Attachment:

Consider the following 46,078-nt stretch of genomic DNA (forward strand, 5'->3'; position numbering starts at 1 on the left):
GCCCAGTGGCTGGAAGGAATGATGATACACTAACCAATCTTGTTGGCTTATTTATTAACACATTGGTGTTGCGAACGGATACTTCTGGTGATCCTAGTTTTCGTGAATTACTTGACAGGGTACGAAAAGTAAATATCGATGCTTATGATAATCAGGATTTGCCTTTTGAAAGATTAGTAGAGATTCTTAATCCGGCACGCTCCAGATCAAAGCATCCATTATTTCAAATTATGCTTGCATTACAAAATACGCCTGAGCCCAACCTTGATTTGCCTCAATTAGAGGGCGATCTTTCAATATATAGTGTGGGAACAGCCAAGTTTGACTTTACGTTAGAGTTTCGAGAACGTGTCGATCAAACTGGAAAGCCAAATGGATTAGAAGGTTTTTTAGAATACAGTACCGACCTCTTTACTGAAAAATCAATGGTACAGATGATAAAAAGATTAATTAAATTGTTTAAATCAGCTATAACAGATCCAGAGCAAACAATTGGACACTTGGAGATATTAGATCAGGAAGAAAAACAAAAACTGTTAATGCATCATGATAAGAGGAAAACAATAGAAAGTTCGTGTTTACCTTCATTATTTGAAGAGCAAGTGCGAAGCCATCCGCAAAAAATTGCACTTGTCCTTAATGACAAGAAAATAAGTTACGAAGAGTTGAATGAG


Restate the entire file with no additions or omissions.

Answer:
Consider the following 46,078-nt stretch of genomic DNA (forward strand, 5'->3'; position numbering starts at 1 on the left):
GCCCAGTGGCTGGAAGGAATGATGATACACTAACCAATCTTGTTGGCTTATTTATTAACACATTGGTGTTGCGAACGGATACTTCTGGTGATCCTAGTTTTCGTGAATTACTTGACAGGGTACGAAAAGTAAATATCGATGCTTATGATAATCAGGATTTGCCTTTTGAAAGATTAGTAGAGATTCTTAATCCGGCACGCTCCAGATCAAAGCATCCATTATTTCAAATTATGCTTGCATTACAAAATACGCCTGAGCCCAACCTTGATTTGCCTCAATTAGAGGGCGATCTTTCAATATATAGTGTGGGAACAGCCAAGTTTGACTTTACGTTAGAGTTTCGAGAACGTGTCGATCAAACTGGAAAGCCAAATGGATTAGAAGGTTTTTTAGAATACAGTACCGACCTCTTTACTGAAAAATCAATGGTACAGATGATAAAAAGATTAATTAAATTGTTTAAATCAGCTATAACAGATCCAGAGCAAACAATTGGACACTTGGAGATATTAGATCAGGAAGAAAAACAAAAACTGTTAATGCATCATGATAAGAGGAAAACAATAGAAAGTTCGTGTTTACCTTCATTATTTGAAGAGCAAGTGCGAAGCCATCCGCAAAAAATTGCACTTGTCCTTAATGACAAGAAAATAAGTTACGAAGAGTTGAATGAG